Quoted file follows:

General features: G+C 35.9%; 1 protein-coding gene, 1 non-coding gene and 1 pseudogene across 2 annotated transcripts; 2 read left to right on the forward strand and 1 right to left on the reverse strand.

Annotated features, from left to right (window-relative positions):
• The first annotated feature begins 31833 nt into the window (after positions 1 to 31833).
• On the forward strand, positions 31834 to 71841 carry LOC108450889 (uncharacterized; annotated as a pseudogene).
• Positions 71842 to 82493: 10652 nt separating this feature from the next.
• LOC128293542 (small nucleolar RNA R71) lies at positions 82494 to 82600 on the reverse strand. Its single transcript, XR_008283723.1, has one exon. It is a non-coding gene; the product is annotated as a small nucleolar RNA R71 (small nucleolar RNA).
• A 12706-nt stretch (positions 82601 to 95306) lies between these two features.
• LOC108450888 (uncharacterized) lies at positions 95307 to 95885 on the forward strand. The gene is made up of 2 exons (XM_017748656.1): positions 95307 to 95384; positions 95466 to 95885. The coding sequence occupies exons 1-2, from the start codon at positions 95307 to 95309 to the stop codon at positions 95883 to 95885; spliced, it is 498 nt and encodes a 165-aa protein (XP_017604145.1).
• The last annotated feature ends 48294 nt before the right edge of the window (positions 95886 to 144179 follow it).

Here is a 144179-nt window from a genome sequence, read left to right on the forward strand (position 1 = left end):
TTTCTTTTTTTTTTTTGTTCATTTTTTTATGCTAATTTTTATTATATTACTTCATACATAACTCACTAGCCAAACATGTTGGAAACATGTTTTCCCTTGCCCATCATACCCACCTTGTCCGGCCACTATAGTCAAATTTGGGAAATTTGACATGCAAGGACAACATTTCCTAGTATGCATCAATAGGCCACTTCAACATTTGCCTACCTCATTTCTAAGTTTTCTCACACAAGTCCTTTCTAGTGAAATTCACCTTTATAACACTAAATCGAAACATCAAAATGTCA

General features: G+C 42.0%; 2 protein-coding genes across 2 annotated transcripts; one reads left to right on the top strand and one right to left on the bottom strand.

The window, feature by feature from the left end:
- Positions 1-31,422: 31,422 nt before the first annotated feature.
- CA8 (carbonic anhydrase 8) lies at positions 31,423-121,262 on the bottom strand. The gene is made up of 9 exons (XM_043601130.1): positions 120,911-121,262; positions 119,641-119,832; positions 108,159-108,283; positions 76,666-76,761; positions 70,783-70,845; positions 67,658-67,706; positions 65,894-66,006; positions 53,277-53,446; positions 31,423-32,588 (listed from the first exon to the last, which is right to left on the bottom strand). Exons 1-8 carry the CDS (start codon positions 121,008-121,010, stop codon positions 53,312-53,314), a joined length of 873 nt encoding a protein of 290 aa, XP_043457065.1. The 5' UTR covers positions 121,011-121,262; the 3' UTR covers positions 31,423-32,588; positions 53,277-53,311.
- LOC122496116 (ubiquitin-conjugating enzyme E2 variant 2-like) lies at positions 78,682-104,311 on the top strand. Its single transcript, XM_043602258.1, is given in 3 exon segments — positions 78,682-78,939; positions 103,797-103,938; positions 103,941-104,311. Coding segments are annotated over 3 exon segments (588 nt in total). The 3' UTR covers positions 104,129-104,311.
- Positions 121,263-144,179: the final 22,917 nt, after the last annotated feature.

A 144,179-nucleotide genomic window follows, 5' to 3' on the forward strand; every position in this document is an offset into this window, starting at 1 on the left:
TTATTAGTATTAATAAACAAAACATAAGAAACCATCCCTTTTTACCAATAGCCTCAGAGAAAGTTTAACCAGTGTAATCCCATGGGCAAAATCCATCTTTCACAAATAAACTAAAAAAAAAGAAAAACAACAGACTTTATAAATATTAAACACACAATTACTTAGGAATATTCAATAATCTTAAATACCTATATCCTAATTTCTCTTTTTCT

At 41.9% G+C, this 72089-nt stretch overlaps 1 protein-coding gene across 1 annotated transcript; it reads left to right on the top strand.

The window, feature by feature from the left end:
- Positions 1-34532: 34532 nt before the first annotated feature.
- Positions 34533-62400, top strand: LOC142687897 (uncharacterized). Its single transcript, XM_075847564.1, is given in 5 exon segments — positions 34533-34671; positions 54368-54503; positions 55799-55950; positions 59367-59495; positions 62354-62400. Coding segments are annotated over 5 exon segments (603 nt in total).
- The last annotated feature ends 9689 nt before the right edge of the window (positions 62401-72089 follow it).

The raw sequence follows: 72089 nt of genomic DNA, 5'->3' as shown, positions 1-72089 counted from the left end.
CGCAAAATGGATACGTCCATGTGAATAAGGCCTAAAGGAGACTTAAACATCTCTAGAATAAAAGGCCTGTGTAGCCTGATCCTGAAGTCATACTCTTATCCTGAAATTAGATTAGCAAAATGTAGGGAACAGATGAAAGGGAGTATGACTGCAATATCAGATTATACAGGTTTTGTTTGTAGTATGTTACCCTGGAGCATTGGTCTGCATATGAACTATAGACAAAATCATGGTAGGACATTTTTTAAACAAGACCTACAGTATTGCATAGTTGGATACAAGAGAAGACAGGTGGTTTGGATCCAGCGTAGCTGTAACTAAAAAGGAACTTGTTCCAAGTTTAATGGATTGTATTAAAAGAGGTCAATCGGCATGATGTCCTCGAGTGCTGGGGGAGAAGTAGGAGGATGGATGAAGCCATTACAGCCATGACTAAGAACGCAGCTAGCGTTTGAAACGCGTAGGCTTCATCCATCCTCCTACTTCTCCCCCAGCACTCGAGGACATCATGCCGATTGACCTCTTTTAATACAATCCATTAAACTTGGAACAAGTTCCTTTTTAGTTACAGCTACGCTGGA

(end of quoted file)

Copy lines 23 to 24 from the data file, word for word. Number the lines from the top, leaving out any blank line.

- Positions 34533-62400, top strand: LOC142687897 (uncharacterized). Its single transcript, XM_075847564.1, is given in 5 exon segments — positions 34533-34671; positions 54368-54503; positions 55799-55950; positions 59367-59495; positions 62354-62400. Coding segments are annotated over 5 exon segments (603 nt in total).
- The last annotated feature ends 9689 nt before the right edge of the window (positions 62401-72089 follow it).